Tuesday, November 22, 2011

Aspartame, do you still consume it?

Aspartame, also known as E-951 is an artificial sweetener used in many diet products. Although it is close to 200 times sweeter than sugar, it adds virtually no calories, making it seemingly ideal for dieters. This chemical has been linked to brain tumors and memory loss. Aspartame is made up of 3 ingredients: Aspartic acid (40%), phenylalanine (50%) and methanol (10%). Ingestion of Aspartame increases aspartic acid levels in the blood; higher levels of aspartic acid can lead to the destruction of neurons – neurons don’t grow back; once they are gone, that’s it. Phenylalanine is an amino acid regularly found in the body, but some people suffer from a disorder called PKU; an inability to metabolize phenylalanine. If this disease is not diagnosed early, lethal levels can build up in the brain. For those of you with children, you may remember your newborn having their skin pricked to test their blood for this disease. High levels of phenylalanine have been found in the brains of people who consume aspartame. Methanol is slowly broken down in the small intestine, but if it reaches 30 degrees celsius or higher, it reacts with the chymotripsin to form formaldehyde. In Operation Desert Storm, troops were given ample quantities of diet sodas that would heat up nicely in the desert, and many reported symptoms that mimic formaldehyde poisoning. In case you are not convinced, here is some more evidence that you might want to avoid this chemical: some American aviation publications have warned pilots off consuming products containing Aspartame do to complaints of seizure like symptoms, blurred vision and blackouts. And finally, 75% of complaints to the FDA regarding health complications from food additives have involved Aspartame. There are many governmental studies that refute the adverse affects of Aspartame.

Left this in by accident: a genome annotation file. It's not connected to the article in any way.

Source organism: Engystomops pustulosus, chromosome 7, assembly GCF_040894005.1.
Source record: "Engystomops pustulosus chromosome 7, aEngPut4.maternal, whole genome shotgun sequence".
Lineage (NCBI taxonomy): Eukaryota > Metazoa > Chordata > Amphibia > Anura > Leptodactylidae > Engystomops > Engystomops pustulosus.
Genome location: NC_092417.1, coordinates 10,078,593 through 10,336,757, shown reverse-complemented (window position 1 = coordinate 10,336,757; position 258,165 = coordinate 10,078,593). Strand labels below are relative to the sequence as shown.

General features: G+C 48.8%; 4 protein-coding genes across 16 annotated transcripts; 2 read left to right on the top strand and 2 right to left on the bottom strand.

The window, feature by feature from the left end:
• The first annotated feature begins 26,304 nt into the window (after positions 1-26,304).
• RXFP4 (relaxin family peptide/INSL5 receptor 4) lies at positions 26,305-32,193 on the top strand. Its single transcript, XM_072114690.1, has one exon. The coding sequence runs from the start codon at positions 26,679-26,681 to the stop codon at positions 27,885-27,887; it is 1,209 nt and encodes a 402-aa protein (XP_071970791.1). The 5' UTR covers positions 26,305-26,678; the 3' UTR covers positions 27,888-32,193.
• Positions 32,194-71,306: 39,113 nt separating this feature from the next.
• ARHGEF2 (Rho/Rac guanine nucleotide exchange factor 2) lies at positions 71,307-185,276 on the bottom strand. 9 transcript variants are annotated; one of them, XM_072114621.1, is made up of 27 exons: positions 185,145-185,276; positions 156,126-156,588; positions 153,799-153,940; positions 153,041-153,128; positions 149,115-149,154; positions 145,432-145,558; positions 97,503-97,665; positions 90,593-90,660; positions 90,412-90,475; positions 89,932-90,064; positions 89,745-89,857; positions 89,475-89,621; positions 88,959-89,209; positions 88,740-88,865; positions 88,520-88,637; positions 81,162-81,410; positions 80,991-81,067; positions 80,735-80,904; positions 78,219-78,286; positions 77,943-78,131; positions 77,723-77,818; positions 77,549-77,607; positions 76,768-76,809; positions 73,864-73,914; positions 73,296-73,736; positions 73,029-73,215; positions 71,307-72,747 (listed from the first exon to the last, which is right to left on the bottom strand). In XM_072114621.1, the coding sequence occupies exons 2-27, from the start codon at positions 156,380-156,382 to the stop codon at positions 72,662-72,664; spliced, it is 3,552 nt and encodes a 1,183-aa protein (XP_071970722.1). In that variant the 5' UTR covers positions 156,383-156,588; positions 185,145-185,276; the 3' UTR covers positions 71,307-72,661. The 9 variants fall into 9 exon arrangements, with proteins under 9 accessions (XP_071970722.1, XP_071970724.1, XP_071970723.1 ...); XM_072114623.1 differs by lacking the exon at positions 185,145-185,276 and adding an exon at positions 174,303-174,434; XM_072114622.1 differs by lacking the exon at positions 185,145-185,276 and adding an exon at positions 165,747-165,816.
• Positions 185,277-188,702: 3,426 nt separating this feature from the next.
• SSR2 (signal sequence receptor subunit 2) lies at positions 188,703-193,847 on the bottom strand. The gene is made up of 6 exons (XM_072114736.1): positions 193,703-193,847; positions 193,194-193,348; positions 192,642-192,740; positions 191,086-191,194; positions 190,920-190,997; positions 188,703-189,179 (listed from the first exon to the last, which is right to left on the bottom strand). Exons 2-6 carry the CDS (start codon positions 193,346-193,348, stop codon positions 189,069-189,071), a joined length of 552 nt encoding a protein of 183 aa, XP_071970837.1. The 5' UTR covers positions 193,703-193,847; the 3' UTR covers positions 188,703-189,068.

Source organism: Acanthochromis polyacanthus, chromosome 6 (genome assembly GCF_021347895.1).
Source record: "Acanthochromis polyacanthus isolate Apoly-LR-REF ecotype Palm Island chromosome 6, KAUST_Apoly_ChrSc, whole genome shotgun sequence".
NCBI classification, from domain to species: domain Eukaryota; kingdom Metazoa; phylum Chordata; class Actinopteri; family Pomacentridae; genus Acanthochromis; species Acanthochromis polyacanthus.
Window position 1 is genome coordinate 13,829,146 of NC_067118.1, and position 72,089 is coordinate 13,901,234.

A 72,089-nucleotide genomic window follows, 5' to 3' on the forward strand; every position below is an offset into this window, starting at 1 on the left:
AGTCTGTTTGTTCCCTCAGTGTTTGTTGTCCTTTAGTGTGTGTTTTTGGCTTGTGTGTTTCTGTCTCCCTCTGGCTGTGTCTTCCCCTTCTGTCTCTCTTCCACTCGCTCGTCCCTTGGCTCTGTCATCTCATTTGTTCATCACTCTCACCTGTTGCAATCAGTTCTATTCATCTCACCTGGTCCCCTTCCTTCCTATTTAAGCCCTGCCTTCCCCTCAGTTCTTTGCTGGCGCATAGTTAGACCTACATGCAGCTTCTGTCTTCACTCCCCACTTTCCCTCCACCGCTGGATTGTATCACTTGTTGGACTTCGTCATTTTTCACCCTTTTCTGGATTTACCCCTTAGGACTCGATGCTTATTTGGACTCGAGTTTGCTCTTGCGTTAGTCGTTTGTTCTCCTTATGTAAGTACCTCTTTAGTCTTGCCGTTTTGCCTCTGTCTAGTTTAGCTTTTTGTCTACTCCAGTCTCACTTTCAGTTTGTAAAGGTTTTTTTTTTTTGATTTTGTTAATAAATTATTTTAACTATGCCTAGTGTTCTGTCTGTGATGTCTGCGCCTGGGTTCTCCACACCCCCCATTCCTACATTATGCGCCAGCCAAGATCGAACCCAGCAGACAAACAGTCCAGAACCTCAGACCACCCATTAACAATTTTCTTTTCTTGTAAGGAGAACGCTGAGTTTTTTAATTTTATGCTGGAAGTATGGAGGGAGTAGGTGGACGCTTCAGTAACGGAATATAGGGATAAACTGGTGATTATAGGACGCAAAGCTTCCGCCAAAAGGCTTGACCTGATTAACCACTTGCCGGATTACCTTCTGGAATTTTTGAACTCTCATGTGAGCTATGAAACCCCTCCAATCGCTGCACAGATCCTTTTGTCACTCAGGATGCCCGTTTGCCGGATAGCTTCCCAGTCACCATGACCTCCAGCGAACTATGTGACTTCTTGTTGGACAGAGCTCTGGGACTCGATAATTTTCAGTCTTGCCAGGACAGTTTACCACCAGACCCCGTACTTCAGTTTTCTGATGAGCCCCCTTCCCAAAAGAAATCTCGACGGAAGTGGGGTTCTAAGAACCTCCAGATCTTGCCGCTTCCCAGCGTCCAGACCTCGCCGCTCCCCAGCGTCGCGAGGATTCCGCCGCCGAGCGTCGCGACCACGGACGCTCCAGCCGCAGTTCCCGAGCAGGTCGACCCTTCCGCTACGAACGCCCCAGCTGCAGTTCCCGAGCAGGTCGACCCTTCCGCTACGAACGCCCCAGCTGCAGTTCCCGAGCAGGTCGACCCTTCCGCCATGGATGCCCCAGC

Foods that contain aspartame are listed below.  Check your ingredients.
 Breath Mints
 Carbonated Soft Drinks
Chewing Gum
Flavored Syrups for Coffee
Flavored Water Products
Frozen Ice
Frozen Ice Cream Novelties
Fruit Spreads
Gelatin, Sugar Free
Hard Candies
Ice cream Toppings
Ice Creams, No Sugar Added or Sugar Free
Iced Tea, Powder
Iced Tea, Ready to Drink
Instant Cocoa Mix
Jams & Jellies
Juice Blends
 Juice Drinks
Maple Syrups
Meal Replacements
No Sugar Added Pies
Non-Carbonated Diet Soft drinks
Nutritional Bars
Powdered Soft Drinks
Protein Nutritional Drinks
Soft Candy Chews
Sugar Free Chocolate Syrup
Sugar Free Cookies
Sugar Free Ketchup
Table Top Sweeteners
Vegetable Drinks
Yogurt, Drinkable
Yogurt, Fat Free